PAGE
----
Heat Extremes In The Soil Are Underestimated


For the study, the research team coordinated by UFZ remote sensing scientist Dr Almudena García-García collected data from a wide range of sources: data from meteorological measuring stations, remote sensing satellites, the ERA5-Land data reanalysis set, and simulations of Earth system models.

The researchers fed these data into the TX7d index, which is defined as the average of the daily maximum temperature in the hottest week of the year. It reflects the intensity of heat extremes (i.e. how high extreme temperatures can be). The researchers thus calculated the index for the 10-cm-thick upper soil layer and for the near-surface air at a height of up to 2 m for the years 1996 to 2021. At two thirds of the 118 meteorological measuring stations evaluated, the trend in heat extremes is stronger in the soil than in the air.

“This means that heat extremes develop much faster in the soil than in the air”, García-García, lead author of the study. Based on the data available, this is especially true in Germany, Italy, and southern France. In terms of figures, according to station data, the intensity of heat extremes in Central Europe is increasing 0.7°C/decade faster in the soil than in the air.

The research team examined not only the intensity but also the frequency of heat extremes in the soil. In order to calculate this, the scientists used the TX90p index, which takes into account the percentage of days per month when the daily maximum temperature was higher than the statistical limit between 1996 and 2021. According to the calculations, the number of days with heat extremes is increasing twice as fast in the soil as in the air.

“For example, if there are currently high temperatures in the soil and air on 10% of the days in a month, a decade later, there will be high temperatures in the air on 15% of the days and high temperatures in the soil on 20%”, says García-García. The decisive factor here is soil moisture, which plays an important thermal role in the exchange between air and soil. Soil moisture is strongly dependent on land cover. For example, in forests, trees can draw water from deeper in the soil with their roots and reduce losses through evaporation in summer. On the other hand, agricultural crops or grasslands can only access water from soil near the surface.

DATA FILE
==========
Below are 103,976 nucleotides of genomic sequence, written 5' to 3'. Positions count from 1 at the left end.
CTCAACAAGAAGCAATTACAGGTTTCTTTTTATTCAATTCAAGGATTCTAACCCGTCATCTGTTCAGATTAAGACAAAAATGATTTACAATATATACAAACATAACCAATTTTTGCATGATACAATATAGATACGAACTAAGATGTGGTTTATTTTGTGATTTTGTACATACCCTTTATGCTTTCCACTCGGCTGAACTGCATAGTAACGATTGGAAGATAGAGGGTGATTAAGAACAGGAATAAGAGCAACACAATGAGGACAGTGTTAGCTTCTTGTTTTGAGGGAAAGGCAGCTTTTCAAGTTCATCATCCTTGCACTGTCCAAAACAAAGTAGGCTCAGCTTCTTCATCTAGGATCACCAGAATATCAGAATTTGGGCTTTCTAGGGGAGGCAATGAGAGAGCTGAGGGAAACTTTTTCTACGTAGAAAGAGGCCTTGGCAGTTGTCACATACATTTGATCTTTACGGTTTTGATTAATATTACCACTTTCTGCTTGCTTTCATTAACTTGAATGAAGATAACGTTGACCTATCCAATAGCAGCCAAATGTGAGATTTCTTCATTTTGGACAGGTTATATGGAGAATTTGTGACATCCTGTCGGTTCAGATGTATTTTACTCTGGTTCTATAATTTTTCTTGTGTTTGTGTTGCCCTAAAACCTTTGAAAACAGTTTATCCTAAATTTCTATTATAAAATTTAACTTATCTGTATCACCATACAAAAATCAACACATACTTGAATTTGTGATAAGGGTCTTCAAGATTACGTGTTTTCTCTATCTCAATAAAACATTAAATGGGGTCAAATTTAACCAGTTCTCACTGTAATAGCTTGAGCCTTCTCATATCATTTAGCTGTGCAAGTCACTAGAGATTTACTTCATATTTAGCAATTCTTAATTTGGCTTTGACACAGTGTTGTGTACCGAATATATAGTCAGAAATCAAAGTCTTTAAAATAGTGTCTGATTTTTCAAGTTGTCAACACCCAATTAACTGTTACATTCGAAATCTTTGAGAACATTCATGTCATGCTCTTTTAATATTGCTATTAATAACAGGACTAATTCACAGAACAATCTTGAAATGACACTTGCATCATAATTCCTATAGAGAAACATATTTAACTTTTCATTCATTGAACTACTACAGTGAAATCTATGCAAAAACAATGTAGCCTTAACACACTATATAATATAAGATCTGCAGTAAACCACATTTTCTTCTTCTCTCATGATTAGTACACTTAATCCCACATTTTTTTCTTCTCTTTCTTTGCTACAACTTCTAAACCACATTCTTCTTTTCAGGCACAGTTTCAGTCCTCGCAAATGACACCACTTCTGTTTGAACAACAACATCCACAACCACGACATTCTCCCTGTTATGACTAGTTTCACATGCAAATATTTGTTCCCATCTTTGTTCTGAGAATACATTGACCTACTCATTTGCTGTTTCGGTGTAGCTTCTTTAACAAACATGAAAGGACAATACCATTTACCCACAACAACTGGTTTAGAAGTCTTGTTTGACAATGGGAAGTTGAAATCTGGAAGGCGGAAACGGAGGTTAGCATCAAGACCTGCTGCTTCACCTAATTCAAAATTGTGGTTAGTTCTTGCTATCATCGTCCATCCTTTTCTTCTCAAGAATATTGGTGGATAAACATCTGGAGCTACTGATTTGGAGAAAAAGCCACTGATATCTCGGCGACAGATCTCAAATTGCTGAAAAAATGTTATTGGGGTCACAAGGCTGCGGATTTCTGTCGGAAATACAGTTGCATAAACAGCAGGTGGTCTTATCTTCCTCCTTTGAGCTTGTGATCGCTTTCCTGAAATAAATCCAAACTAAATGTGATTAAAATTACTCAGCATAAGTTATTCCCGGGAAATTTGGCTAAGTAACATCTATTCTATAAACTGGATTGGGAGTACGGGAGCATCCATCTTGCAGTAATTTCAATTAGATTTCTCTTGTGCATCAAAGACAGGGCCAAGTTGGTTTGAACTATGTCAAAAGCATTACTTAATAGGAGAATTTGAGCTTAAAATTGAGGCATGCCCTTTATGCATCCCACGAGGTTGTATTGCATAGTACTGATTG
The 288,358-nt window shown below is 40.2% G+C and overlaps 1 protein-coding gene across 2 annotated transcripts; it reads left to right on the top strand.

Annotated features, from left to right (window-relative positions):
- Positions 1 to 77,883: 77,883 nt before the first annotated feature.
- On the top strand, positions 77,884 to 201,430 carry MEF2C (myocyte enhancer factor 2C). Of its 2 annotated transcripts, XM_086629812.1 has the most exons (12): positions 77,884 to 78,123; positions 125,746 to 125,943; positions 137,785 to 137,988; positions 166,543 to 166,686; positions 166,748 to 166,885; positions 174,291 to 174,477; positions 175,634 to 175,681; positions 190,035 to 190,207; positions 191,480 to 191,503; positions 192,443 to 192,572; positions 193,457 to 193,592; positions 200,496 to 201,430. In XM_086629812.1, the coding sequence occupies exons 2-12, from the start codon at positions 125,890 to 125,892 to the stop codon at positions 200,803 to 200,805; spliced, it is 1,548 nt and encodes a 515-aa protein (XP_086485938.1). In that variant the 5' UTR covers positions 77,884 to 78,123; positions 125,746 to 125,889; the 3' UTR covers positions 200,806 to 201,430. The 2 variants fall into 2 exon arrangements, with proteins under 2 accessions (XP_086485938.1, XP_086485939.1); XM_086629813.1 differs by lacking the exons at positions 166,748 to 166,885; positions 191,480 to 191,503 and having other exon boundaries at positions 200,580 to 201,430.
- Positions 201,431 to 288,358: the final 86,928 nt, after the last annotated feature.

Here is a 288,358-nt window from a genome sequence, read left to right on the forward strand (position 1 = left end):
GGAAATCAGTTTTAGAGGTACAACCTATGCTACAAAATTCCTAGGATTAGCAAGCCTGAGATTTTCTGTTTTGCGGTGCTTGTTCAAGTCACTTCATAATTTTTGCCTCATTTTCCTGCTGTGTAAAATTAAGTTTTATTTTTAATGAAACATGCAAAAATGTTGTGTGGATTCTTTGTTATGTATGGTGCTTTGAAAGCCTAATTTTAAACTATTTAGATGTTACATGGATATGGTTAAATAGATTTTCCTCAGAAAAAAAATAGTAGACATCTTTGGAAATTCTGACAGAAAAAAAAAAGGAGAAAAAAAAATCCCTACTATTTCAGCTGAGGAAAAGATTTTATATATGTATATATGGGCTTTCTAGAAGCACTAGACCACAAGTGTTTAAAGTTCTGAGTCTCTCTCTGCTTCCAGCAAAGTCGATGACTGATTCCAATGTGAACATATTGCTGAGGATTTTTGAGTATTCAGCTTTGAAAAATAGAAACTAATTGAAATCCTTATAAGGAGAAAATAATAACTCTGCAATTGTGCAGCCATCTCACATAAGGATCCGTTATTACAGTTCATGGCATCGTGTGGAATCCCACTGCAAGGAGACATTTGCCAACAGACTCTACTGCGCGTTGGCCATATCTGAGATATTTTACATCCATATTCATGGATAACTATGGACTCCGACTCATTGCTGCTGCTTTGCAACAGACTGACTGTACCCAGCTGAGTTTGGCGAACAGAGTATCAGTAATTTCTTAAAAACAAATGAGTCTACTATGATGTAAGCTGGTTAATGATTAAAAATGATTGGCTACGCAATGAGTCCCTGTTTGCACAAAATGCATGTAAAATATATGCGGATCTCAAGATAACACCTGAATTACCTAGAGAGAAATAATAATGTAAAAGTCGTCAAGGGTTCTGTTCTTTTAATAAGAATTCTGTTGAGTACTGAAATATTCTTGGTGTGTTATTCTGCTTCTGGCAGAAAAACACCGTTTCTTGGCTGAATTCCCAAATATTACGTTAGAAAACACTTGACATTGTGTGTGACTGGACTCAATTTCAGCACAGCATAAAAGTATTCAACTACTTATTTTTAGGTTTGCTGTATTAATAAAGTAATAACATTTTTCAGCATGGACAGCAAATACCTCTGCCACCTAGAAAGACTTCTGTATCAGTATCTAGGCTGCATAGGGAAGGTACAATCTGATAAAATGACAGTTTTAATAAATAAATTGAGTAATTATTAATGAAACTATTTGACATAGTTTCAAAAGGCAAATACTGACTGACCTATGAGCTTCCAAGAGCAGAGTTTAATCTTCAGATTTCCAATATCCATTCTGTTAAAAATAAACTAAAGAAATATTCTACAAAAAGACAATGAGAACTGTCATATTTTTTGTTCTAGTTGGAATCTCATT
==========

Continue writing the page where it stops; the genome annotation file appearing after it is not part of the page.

The fact that extreme temperatures can develop quickly in the soil and differ considerably from those in the air layer near the soil has important consequences. If the temperature of the soil is higher than that of the air, additional heat is released into the lower atmosphere, thereby causing atmospheric temperatures to rise.

“Soil temperature acts as a factor in the feedback between soil moisture and temperature and can thus intensify heat periods in certain regions”, explains Dr Jian Peng, co-author and head of the UFZ Remote Sensing Department. This feedback has an influence on many hydrological processes that are important for agriculture (and thus for food security), on ecosystems (because temperature-tolerant species could be favoured), and on the storage of terrestrial carbon. “In view of these results, studies on the effects of heat extremes, which consider mainly air temperatures but have underestimated the factor of heat extremes in the soil, would have to be re-evaluated”, he says.

The research team also used data from Earth system models in order to investigate how frequently extreme soil temperatures could amplify heat waves in the atmosphere – depending on the expected global climate scenario. They found that if the 2 degree or 3  degree scenario occurs, this will have a much greater impact on Central Europe than a 1.5 degree warming. For example, there could be 8% more hot days on which the soil releases heat into the atmosphere.  “This would, in turn, intensify the periods of hot weather in the air”, says García-García. It can therefore be assumed that soils will play an increasingly important role in the development of heat extremes.

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